Why Hot Topic Is Still Popular With Millennials

A Hot Topic store in 2002.
Shoppers browse through a Hot Topic store in 2002 at the Serramonte mall in California. In the early 2000s, Hot Topic targeted a customer base between the ages of 12 and 22. (Photo: Getty Images)

Despite growing up, buying homes and cars, and being all-around adults, millennials, it seems, have yet to outgrow their teen angst.

Cambridge Analytica, a data and software company, identified the most popular retail brands with shoppers, breaking out its findings by moms, dads, and millennials, and what it found is surprising. Among the most popular brands with millennials in Middle America: Urban Outfitters, Charlotte Russe, and … Hot Topic?

Drawing from a database of more than 220 million people, the firm analyzed demographic, consumer, and lifestyle preferences, according to WWD, which first reported the story.

While the beginning of the end of the American shopping mall as we know it seems nigh, the top three stores have been cornerstones for teens in America’s heartland since the beginning of the millennium.

Studded belts.
Hot Topic is known for selling punk rock and emo kid accessories like studded belts. (Photo: Getty Images)

It’s less surprising that in 2017, Urban Outfitters would be included among the most popular mall brands with Middle American millennial shoppers. Within the last year, the store has cashed in by stocking popular activewear brands like Adidas and Calvin Klein and has lowered its primary price points to reach more shoppers. But how is it that a niche store like Hot Topic — whose heyday seems long over — has fared so well?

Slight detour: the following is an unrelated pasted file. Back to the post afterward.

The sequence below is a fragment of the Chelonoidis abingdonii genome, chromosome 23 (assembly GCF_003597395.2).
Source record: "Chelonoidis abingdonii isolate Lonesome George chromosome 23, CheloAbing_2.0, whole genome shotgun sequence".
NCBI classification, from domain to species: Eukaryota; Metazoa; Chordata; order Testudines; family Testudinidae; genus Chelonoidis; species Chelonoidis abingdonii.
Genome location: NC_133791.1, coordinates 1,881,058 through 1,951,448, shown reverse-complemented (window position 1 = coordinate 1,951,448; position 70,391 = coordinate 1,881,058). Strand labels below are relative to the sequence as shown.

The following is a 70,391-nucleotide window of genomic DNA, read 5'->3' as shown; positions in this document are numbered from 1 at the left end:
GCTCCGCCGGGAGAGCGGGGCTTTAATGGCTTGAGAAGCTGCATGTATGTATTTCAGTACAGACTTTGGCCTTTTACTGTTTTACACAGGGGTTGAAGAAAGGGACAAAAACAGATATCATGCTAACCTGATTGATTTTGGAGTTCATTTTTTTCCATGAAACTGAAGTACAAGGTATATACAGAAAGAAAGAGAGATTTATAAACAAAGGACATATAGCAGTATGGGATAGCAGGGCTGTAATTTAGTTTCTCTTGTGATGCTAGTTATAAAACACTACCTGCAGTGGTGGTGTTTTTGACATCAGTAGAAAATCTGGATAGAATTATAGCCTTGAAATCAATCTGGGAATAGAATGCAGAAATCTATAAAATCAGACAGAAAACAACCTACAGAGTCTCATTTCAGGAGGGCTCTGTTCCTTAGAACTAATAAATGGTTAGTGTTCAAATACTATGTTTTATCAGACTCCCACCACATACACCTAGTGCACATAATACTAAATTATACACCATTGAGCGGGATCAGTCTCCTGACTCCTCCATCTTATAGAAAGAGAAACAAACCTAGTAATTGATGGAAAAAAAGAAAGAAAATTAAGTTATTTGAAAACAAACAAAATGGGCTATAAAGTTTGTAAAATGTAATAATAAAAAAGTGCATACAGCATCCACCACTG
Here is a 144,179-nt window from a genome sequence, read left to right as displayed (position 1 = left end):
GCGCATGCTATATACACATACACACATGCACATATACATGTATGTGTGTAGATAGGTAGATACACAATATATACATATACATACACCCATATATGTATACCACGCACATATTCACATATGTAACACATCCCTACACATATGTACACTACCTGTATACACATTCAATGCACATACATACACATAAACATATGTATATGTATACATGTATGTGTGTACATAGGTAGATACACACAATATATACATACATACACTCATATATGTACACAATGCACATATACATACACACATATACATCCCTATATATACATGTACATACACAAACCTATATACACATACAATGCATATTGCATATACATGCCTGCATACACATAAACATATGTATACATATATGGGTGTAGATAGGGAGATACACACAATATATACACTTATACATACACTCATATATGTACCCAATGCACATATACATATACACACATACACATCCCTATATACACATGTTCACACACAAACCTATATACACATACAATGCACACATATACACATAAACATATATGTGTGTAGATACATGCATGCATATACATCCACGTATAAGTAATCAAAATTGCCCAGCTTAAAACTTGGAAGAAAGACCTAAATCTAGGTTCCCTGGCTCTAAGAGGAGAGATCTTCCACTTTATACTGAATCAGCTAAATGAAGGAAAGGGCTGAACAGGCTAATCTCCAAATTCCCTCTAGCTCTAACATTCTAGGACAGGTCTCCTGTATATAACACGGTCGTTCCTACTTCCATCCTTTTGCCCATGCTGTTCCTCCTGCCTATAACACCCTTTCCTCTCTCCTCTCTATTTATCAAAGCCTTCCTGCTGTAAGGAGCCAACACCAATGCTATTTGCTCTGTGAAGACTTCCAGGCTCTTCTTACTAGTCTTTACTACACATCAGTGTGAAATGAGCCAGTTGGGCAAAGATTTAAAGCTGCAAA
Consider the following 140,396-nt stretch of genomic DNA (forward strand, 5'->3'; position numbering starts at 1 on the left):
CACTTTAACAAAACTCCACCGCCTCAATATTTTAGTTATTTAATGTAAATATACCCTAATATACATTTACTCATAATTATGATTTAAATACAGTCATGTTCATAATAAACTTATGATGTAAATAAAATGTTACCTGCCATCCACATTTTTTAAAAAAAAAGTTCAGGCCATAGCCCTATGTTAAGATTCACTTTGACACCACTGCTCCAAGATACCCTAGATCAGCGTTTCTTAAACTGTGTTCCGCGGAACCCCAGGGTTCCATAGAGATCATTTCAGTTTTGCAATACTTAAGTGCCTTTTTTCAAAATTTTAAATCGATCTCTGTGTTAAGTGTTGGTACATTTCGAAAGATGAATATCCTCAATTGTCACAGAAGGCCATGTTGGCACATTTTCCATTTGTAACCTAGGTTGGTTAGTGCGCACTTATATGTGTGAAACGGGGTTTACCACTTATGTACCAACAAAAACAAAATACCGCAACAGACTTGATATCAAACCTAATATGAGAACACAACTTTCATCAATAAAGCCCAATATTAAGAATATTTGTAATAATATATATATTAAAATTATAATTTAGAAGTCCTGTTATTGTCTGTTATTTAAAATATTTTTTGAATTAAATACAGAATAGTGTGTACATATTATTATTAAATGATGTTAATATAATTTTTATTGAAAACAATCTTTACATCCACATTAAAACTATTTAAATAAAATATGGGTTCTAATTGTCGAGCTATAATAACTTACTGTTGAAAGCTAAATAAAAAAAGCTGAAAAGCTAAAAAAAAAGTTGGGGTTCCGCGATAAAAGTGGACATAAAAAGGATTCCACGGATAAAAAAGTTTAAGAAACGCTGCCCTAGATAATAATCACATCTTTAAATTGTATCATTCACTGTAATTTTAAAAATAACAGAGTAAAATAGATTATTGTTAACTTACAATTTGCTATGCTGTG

Emo and goth kids of the early aughts favored Hot Topic, flocking to it as a place to get Warped Tour band T-shirts or black nail polish and studded belts adorned with skulls. Its persona as a retail haven for morose teens scrolling through their My Chemical Romance iPod playlists was so pervasive that South Park mocked it in a memorable 2008 episode.

It’s true that Hot Topic was in deep financial trouble before Sycamore Partners, a private equity firm, acquired it in 2013 for $600 million, adding it to a portfolio worth more than $3.5 billion, replete with other struggling mall retailers like those under the Jones Group. (Today Hot Topic operates more than 650 retail locations across the U.S. and Canada, according to Sycamore Partners’ website.)

Yet somehow the store has enjoyed a lucky streak of resurgent popularity. In a somewhat serendipitous turn, “goth vibes” were popular on 2016 runways like those of Alexander Wang and cult design house Vetements. But it would be complacent to think that trickle-down fashion is the only reason for the comeback.

In stock @vitkac @viva_magazyn

A post shared by VETEMENTS (@vetements_official) on Nov 28, 2016 at 11:48pm PST

First, Hot Topic was always a go-to for music merchandise and band T-shirts in the early 2000s, so the year of celeb merch (aka 2016) was a sure-fire way for the store to make money. While Hot Topic is known for stocking alternative and rock band T-shirts, it also carries pop star merch like that from the Weeknd.

Katie Smith, senior analyst for retail analytics firm Edited, said millennials are more likely than their parents to identify with each other based on their taste in music or hobbies, and then wear those identities on their sleeves — putting Hot Topic in “prime position” to seize sales.

Also, the store wasn’t inclusive only for the alt kids in high school, but also for the plus-size teens. Hot Topic was ahead of the curve when it came to stocking plus sizes in everything from leggings to cosplay costumes. Catering to that woefully underserved segment of the retail market is a move that has evidently paid off — and will continue to do so as the $20 billion plus-size market continues to grow. To boot, lucrative licensing agreements with big-name movies like Beauty and the Beast and Harry Potter could easily pad the store’s bottom line.

While fashion insiders flock to buy the latest $1,265 Vetements “total darkness” hoodie, know you can buy Black Veil Brides band merch, much the same, for $50. Teenage angst not included.

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Alexandra Mondalek is a writer for Yahoo Style + Beauty. Follow her on Twitter @amondalek.